The misguided outrage over Claudia Kim’s casting in “Fantastic Beasts”

Nagini, in the flesh.
Nagini, in the flesh.
Image: Youtube
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Representation in J.K. Rowling’s original Harry Potter universe is, to put it mildly, piss-poor. While very few characters in the series have their race explicitly specified, whiteness is the assumed baseline unless stated otherwise.

And when it is stated, it’s weird: The most obvious examples are the painfully stereotyped, tragically undeveloped Cho Chang (pretty, smart, shiny black hair) and Patil twins (Indian, gossipy), as well as Dean Thomas (tall, black, from London). On the whole, the only non-white characters that appear in the series are written as clichéd, essentialized versions of a race, with little more in the way of actual personality.

Because you can count the number of people of color in Harry Potter on two hands (and one if we’re just looking at the Fantastic Beasts franchise), it was no small thing when Warner Bros announced that the Korean actress Claudia Kim would play Nagini the snake with its release of a trailer for the second film in the series, Fantastic Beasts: The Crimes of Grindelwald. (Warner Bros did not immediately respond to a request for comment.)

As the news hit the internet, some were surprised by the plot line, and accused Rowling of fabricating a human origin story for Voldemort’s companion—who has been a 100% serpent up until now—in order to kick up the diversity quota in a franchise that has been mostly white.

And, to be honest, she may well be. Rowling has a long and laughable history of claiming diversity in her characters after the fact. In 2015, when black actress Noma Dumezweni was cast as Hermione for a stage adaptation of Harry Potter in London, JK Rowling awkwardly suggested that Hermione could have been black all along:

Okay, Joanne.

The debate has gone beyond Rowling’s violation of the rules of good fantasy world-building (with the surprise storyline). Some have expressed qualms about the specifics of Nagini’s character, when played by an Asian woman. Some of these apprehensions are valid: In particular, writing the villainous Nagini as Asian suggests a feminized incarnation of the yellow peril, the “Dragon Lady“—a well-worn trope that portrays Asian women as predatory and aggressive.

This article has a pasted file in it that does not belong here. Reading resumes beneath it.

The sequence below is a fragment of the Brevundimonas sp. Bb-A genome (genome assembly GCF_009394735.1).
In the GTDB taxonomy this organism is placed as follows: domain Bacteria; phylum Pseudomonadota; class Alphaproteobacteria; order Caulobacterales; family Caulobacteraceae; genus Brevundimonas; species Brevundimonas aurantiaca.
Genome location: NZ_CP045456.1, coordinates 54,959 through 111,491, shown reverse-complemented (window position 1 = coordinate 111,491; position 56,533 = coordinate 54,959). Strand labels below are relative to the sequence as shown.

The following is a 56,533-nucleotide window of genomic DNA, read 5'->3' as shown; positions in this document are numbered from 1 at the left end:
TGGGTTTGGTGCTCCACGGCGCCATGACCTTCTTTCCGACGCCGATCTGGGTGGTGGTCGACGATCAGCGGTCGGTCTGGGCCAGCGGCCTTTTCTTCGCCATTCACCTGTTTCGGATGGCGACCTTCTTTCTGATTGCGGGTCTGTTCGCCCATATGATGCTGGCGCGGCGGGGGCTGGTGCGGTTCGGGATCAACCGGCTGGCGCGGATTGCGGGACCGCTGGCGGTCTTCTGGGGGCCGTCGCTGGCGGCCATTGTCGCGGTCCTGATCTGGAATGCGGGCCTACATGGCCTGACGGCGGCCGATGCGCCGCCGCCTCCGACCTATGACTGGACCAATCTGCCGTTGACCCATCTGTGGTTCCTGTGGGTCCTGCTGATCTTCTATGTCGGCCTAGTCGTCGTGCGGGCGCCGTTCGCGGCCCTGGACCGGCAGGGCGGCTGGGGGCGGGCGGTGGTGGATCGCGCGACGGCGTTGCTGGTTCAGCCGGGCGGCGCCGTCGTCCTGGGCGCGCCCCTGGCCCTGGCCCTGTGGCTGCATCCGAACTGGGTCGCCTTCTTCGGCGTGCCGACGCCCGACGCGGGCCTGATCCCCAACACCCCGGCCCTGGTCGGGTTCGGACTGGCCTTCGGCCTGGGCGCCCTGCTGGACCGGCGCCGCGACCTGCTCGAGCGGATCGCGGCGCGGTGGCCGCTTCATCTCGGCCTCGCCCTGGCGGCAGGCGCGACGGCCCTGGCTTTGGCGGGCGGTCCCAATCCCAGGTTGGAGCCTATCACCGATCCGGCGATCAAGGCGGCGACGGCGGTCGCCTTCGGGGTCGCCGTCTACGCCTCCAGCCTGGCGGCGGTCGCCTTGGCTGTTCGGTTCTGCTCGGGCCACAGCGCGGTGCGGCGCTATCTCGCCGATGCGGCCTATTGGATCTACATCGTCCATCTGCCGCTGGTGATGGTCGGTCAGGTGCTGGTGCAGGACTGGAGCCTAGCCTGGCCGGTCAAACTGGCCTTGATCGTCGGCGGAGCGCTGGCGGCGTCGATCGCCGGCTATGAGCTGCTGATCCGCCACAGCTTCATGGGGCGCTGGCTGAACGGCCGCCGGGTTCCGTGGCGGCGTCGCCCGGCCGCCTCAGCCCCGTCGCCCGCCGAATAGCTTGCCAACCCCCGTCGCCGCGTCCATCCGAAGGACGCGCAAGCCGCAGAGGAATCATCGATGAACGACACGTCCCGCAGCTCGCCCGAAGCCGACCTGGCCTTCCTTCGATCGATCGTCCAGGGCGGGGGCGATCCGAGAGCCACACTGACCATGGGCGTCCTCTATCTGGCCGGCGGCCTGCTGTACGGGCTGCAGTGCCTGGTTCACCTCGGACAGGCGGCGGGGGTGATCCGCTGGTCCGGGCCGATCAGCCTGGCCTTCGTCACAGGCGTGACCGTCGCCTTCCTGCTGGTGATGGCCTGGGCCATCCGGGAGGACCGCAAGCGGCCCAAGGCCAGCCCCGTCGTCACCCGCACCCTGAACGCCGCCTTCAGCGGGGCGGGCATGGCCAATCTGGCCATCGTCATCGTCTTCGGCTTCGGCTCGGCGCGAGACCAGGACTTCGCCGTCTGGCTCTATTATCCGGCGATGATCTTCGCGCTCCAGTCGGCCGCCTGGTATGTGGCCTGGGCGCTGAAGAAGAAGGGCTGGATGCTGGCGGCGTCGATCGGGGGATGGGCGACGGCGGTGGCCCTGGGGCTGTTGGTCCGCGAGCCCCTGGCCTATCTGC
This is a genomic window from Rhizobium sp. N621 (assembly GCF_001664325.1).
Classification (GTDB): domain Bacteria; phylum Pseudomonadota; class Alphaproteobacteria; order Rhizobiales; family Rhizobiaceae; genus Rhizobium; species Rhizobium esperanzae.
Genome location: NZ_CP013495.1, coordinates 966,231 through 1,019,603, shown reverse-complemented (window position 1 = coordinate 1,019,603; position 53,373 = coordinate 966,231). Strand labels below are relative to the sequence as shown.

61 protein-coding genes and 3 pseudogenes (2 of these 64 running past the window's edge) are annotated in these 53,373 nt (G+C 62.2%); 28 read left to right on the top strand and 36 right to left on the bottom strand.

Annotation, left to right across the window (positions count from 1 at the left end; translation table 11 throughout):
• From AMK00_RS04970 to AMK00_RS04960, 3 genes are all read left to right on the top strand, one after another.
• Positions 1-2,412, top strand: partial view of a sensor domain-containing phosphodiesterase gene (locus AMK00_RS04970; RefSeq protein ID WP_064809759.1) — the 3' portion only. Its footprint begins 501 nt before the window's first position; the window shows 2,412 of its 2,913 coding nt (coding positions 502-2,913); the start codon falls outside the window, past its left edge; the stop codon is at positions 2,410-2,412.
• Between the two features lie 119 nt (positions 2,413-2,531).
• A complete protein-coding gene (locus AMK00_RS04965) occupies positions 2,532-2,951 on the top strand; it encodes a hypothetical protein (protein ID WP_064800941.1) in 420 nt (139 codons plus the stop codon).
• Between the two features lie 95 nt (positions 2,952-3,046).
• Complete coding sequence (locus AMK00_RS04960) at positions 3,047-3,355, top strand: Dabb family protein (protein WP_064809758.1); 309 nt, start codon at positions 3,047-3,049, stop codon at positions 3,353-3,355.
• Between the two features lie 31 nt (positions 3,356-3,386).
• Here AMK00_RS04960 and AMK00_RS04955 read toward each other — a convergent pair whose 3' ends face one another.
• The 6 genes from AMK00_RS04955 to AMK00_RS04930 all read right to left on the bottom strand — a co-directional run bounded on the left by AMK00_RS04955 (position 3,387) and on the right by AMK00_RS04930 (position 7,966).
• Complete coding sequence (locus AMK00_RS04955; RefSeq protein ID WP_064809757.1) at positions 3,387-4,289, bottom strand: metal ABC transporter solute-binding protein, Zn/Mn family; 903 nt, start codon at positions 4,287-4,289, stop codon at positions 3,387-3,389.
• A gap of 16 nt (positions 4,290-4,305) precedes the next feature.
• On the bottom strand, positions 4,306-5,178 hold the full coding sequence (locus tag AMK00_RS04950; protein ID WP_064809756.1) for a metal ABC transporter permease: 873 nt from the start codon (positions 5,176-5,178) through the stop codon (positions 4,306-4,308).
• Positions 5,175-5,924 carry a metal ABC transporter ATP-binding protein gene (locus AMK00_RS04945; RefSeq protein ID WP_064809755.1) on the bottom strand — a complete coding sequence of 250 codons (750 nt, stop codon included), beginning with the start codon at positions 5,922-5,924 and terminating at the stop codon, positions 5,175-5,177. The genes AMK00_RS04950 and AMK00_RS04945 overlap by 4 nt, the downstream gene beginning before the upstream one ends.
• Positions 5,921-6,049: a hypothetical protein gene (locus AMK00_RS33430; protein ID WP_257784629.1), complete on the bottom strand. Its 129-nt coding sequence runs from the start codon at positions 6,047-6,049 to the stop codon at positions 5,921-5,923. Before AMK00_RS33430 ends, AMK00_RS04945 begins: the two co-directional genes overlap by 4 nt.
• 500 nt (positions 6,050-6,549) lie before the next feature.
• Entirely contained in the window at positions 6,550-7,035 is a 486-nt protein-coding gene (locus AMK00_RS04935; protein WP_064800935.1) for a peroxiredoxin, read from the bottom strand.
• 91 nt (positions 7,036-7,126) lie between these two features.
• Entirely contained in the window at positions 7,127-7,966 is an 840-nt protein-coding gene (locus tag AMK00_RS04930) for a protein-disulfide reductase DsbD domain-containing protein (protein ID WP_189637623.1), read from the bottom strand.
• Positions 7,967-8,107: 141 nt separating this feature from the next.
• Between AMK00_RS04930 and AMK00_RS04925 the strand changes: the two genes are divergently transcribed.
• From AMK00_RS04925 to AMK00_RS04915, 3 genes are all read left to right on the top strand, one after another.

Some have also pointed out that casting an Asian woman as an animal subservient to a white man (although traditional definitions of “animal” and “man” are rather loose in this narrative landscape) puts us in fraught territory—and smacks of an Orientalist fetishization of Asian women.

But to call Nagini’s character deferential is a stretch. If anything, Voldemort owes much of the horror of his character to her unfettered violence. And their relationship is largely co-dependent—not only does Nagini play host to part of Voldemort’s soul, but at one point he had lived off of her venom to ensure his bodily survival.

Of course, it would be easier to push back against the criticism if Kim weren’t one of just a handful of Asian actors in the franchise, as the writer Jeff Yang pointed out on Twitter:

And there’s arguably something to celebrate in an Asian actress’s casting in a villain role. It’s a first for Hollywood, which is just now discovering Asian people and their box office potential. The villain category only recently opened its doors to women, but still the meaty roles for complex female villains have mostly gone to white women—Angelina Jolie’s Maleficent, Cate Blanchett in Thor, and Helena Bonham Carter as Bellatrix Lestrange within the Harry Potter universe, for example.

Clearly, the whole franchise has a long way to go before it can even begin to claim diversity. But blowback of this nature has forced actors to renounce roles, or caused production companies to cut them from the film. It would be unfortunate if the result of the internet’s outrage is a setback to Claudia Kim’s burgeoning career.

And I, for one, am looking forward to watching her dominate as an evil, magical snake.